A 21st Century NORAD? How Canada and the United States can confront our shared cyber threat
As the threat of conventional attacks on the United States continues to diminish, the U.S. and its allies must prepare to defend against the weapons of a 21st century. Cyber-attacks, rare until the last decade, are now frequently used by countries looking to strike anonymously or by non-state actors looking to inflict heavy damage with minimal resources. Preventing such an attack must become a U.S. defense priority. Whatever action is taken, it is critical to include Canada in any cyber defense planning. A cyber-attack could potentially harm our shared power grids, border crossings, air traffic control systems, and waterways. With $1 billion in trade passing between the U.S and Canada every day, it is critical that we protect our shared infrastructure in order to maintain economic stability and national security.
Assuring the easy flow of information between American and Canadian agencies is critical for a bi-national cyber defense system to be effective. Paul Rosenzweig, a Visiting Fellow at the Heritage Foundation and an expert on cyber-security, discussed his concerns at the Wilson Center on December 5. He stressed the need for improved government-to-private and government-to-government information sharing. U.S. intelligence agencies have historically been reluctant to share information between themselves, let alone with a foreign counterpart. While the U.S. has its own shortcomings when sharing information, Mark Fabro, President and Chief Security Scientist of Lofty Perch, pointed out that Canada needs to invest more resources and attention to cyber-security if it wishes to cooperate with the U.S as an equal. Canada currently lacks a 24/7 office where cyber-attacks can be detected and acted upon. Officials on both sides of the border agree that a successful cyber defense system is impossible without a balanced and efficient information sharing structure.
The risk of failing to confront the cyber threat would leave communication systems, transportation infrastructure, and other targets vulnerable. A few keystrokes could create irreversible damage. DHS staged a cyber-attack in 2007 to demonstrate how much damage a simple hack could do to the power grid. In the video, a power generator destroys itself after an off camera engineer hacks the generator’s safeguards and pushes the gears well passed redline. If such an attack were to target one of the 37 electric grid crossings between the U.S and Canada, many people on both sides of the border could find themselves without power for weeks. Even more devastating could be the online theft of classified intelligence documents or financial assets. Countries such as China and Iran have the resources to coordinate a cyber-attack so it is important that the U.S and Canada prepare for all possibilities.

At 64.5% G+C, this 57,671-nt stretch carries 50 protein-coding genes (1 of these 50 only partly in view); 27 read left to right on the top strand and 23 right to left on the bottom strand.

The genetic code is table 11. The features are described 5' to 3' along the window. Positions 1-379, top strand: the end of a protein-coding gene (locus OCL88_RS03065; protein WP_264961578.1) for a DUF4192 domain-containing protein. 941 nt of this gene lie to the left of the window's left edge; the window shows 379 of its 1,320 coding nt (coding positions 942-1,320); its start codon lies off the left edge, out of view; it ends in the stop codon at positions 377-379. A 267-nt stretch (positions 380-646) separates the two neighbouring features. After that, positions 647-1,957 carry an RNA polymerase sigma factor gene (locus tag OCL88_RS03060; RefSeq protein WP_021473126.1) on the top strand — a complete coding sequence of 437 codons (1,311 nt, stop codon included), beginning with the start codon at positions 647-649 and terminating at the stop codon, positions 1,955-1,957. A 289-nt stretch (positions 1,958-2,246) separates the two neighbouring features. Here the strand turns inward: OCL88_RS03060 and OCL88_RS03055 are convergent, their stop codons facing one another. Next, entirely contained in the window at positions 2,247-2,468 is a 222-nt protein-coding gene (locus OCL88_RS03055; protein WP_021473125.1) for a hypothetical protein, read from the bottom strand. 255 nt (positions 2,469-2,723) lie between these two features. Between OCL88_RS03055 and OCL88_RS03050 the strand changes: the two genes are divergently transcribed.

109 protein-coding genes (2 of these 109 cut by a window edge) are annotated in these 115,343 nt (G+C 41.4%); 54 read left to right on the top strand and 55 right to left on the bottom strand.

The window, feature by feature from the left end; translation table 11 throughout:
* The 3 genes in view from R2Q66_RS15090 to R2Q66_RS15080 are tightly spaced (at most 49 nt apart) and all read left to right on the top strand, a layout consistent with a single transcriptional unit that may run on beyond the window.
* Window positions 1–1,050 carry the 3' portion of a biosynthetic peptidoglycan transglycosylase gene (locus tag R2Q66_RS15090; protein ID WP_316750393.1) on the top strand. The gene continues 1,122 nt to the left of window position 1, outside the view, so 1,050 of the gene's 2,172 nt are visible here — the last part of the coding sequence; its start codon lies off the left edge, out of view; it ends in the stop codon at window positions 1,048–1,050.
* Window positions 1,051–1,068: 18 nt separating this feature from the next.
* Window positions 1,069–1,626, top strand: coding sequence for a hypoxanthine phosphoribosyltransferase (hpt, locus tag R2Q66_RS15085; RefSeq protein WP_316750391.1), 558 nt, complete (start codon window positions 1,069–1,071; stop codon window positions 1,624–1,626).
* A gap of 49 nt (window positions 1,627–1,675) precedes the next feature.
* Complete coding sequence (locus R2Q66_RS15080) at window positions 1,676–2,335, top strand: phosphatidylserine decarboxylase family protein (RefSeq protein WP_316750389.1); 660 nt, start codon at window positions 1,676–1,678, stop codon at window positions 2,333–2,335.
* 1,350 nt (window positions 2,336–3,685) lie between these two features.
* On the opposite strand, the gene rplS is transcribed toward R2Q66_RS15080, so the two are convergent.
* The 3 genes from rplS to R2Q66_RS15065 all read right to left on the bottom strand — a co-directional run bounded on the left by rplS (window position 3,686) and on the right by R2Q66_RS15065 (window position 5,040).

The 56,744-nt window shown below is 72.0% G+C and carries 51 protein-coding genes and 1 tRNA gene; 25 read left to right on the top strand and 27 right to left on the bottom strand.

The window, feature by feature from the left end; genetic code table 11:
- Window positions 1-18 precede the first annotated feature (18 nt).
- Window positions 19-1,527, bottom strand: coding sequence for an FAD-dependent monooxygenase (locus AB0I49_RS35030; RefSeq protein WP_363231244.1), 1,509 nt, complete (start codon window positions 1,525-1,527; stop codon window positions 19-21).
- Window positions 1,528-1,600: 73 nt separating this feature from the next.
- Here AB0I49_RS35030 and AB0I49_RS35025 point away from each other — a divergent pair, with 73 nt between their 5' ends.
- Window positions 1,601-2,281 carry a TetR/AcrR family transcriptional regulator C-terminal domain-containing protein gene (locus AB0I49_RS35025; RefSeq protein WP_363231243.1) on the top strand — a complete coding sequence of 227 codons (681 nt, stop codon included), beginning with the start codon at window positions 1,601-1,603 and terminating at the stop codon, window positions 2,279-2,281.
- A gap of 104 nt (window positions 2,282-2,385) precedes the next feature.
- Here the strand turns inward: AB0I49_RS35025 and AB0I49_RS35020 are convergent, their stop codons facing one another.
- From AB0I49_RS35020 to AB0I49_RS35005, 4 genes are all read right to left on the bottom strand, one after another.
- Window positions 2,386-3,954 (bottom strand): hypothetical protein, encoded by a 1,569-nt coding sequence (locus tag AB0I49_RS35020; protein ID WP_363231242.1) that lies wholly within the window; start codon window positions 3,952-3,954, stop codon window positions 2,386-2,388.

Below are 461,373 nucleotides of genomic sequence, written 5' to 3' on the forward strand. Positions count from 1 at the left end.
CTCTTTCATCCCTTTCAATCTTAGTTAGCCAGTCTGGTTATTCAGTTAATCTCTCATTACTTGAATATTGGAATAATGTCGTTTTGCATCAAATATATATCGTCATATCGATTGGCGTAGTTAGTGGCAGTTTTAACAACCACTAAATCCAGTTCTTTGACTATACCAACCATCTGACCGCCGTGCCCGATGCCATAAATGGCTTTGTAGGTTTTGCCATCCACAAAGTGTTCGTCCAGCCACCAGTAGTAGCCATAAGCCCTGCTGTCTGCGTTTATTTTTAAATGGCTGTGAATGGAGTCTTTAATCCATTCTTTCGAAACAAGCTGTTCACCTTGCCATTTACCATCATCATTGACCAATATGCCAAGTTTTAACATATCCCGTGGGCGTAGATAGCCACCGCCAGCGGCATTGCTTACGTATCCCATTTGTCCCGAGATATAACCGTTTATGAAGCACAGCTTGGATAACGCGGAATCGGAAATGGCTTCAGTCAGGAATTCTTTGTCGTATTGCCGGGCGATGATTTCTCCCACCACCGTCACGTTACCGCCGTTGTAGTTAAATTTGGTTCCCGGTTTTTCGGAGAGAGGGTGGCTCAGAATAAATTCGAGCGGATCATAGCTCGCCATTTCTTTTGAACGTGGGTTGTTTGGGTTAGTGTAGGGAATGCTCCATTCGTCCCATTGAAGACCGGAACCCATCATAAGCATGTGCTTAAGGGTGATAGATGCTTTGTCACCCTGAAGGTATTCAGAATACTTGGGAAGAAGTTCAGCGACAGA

Despite the necessity of a joint U.S-Canada cyber defense system, significant barriers remain to full implementation. A successful system would require intensive oversight of critical companies and infrastructure, many of which are under private ownership. These private asset owners will not voluntarily share information, especially with foreign governments or other private firms, lest they lose their competitive edge. Asset owners would also be required to identify and share their potential vulnerabilities. This would allow others to fix and avoid potential threats but also force firms to divulge potential weaknesses. The solution to this issue is to include incentives for firms who participate in the cyber defense program. An incentive system may be difficult to accomplish politically, but it is necessary if the U.S and Canada are serious about assuring their cyber security. The House and Senate both have proposed information sharing bills but neither has reached the President’s desk. Mark Fabro predicted that because there is nothing in either bill related to granting security clearance to Canadian firms and only the Senate bill has a regulatory provision, Obama will reject both bills in favor of signing an executive order. The order would delay legislation for at least a year but could allow time for legislators to agree upon a more comprehensive bill.
Fortunately, some pieces for a binational cyber security system are already in place. Law enforcement officials on both sides of the border communicate regularly, electricity grids reach across borders, and government officials have called for such an initiative. The Beyond the Border Action Plan did little to create momentum for implementation of a joint cyber-security system, but increased awareness of the issue by both governments will hopefully inspire increased dialogue and a commitment to keep our shared infrastructure safe from foreign threats. To ensure our enhanced security both countries must contribute equally, encourage a cooperative private sector, and agree on the rules of engagement should an attack occur. If the U.S and Canada can come to an agreement on these issues, it is very possible that we could see a “21st Century NORAD” to protect us from cyber threats.